HMCMB’s Songs Of 2011
2011 has been a big year for us at HMCMB. We like to use these posts as a way of wrapping up all the new things that have been going on, and hope that the compilation, which lets face it, you’re all here for, acts as enough of an incentive for you to continue reading.
The year has seen us bring in a number of new members/contributors, as well as a whole team of friends and helpers all willing to step in and assist when we needed it. It goes without saying that we are of course eternally grateful to you guys! The year has also seen us start up our new podcast at Recharged Radio which you can see by following this LINK, or searching for us on iTunes (yeah, iTunes!). Our music tastes also broadened as the year went on, made no more evident than by our SFTW feature and ‘Exams Mixtape’ that was released in May this year (with a second hip-hop compilation very much in the pipeline at current) . These developments have been great and allowed us to branch into areas unknown and meet readers and people we never would have otherwise.
Another area we delved into was the world of acoustic sessions. Any regular readers, or indeed anyone within earshot of any HMCMBer may well have heard about these. We launched with “Sessions September”, one a day for a month, and it’s admittedly been a difficult ride, working out how to use all the kit needed to bring them to you and putting up with the inevitble less than ideal conditions that crop up from time to time, but it’s been worth it. To hear more of our thoughts on them, hit this LINK, or just go straight to YouTube.
So with all that in mind, what better way to celebrate than putting together a list of our favourite tracks of the year. As with our 2010 list, these tracks may not make every list of 2011, for a start there’s no PJ Harvey or Metronomy, names that are popping up with an alarming frequency, but they are our favourites of the year. We hope you can enjoy them too.
We’ve painstakingly put together 16 tracks that are not only some of our favourites, but best represent the roots of the site. With that in mind, the grand majority are unsigned artists dying to get heard, or those who epitomise everything we love about music right now. Admittedly, for legal reasons some of our picks had to be omitted. For those then, a big shout out to Ben Howard and the inspirational “Every Kingdom”, Bon Iver and his eponymous sophomore effort, Little Comets’ jaunty debut, Yuksek’s french electro pop and lest we forget Jamie Woon and his, ‘post-dubstep’debut “Mirrorwriting”. Jamie XX has remained a constant throughout the year as he excelled himself as producer come remixer and SBTRKT has shown everyone how minimalist electronic music should be done. As far as singular efforts go it’s been hard to shake M83′s spectral “Midnight City” the quirky brilliance of Gotye’s “Somebody I Used To Know” or Various Cruelties’ effortlessly cool ‘Neon Truth’. There is of course a huge gulf of hip-hop absence here, reason being purely that we like to keep things fairly compartmentalized and that that round-up/compilation is coming soon. Below we’ve included a little reasoning for each of our ‘Songs of 2011’s inclusion. If you’ve read enough by now though, here’s a download link: http://www.mediafire.com/download.php?s9v4hfot4d1ks2z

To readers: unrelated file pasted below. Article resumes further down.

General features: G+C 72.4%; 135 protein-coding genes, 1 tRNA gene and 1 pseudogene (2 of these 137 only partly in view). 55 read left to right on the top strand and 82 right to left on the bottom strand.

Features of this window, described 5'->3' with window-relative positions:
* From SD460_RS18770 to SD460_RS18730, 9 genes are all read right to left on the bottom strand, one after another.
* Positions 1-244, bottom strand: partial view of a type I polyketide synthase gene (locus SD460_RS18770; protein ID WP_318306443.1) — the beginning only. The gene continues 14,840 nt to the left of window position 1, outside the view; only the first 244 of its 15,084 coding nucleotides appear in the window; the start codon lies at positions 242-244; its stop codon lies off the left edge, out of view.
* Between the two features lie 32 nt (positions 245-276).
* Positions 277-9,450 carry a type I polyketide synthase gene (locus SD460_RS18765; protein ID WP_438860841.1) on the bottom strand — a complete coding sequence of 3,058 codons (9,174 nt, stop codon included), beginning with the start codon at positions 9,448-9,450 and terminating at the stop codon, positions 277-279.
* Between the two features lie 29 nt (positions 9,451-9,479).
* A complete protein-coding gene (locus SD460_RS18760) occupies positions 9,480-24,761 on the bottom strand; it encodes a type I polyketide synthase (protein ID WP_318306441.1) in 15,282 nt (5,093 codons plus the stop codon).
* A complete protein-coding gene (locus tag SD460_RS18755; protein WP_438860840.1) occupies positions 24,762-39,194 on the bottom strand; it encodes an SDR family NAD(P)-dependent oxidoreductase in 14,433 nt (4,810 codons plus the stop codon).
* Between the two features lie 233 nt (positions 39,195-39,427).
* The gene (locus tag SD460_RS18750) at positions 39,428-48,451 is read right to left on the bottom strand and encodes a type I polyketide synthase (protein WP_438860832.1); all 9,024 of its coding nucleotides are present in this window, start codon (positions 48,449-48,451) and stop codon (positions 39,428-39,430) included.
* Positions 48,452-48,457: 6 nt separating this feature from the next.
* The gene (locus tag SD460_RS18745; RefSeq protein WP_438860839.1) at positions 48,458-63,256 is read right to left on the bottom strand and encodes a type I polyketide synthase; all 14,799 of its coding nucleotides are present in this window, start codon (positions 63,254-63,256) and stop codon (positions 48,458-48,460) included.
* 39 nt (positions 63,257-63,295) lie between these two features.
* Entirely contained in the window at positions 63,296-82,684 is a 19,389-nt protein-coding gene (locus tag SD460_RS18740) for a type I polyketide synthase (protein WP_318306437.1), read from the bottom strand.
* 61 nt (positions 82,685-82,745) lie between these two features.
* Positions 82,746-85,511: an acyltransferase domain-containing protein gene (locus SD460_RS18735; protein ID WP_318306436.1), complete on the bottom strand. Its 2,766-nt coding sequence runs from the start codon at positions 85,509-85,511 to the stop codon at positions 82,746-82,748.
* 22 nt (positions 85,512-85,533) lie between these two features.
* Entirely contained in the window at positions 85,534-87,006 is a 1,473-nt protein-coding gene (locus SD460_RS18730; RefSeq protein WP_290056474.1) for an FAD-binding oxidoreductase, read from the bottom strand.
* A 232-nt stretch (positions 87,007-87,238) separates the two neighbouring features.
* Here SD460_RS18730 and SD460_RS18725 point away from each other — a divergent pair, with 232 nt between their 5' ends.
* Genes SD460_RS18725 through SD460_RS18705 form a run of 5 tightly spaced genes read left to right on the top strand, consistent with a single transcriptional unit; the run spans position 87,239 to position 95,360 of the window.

If you are willing to allow us to grace your presence for a few moments longer, head on down and enjoy!
Bastille - Icarus
We’ve said it before and we will say it again, “Icarus” is pop music how it should be. Smith’s voice diving and soaring amongst a meticulous musical backdrop whilst the synth manages to retain a complementary rawness with tight knit vocal harmonies accentuating the emotion and a steadfast drumbeat ensuring the piece remains grounded. We loved Bastille the moment we heard them, so were pretty pleased when they had such a fruitful year. Read more about that HERE whilst enjoying this perfect piece of soaring pop balladry.
Closer- Young Runaways
Finally covered back in September HERE, Young Runaways have been a favourite for us over the past year. They play the full orchestral sound to their absolute advantage, complimenting the indie riffs with a gorgeous brass and strings ensemble. Catchy and upbeat this band of revellers are faintly reminiscent of Stornaway. Put simply, you can’t get enough of folk.
Sunburns – “Soma’s Starting”
Simplicity is a beautiful thing. It shows that all you need to craft the perfect carefree summer anthem is hand claps, a guitar, some brass and a pleasant vocal timbre, oh and a spot of whistling. Okay, so maybe that doesn’t sound so simple after all but there is, however something immediately accessible about “Soma’s Starting”, and it’s abilities to melt your troubles away, leaving you in a state of languid euphoria… A state which can surely only see you wanting more of Sunburns, which luckily you can find HERE.
Run – Daughter
The beautiful icy voice of Elena Tonra, who fronts Daughter, combines chilling lyrics of lost love and other wistful laments with a fabulous soundtrack. This track is the perfect accompaniment for a crisp wintery morning. Or any other day for that matter. We think she is great. Think Marling, her lyrics are thoughtful without the pretentious clichés which plague young singer- songwriters. After supporting the likes of Ben Howard and Benjamin Francis Leftwich we hope 2012 holds great things for her.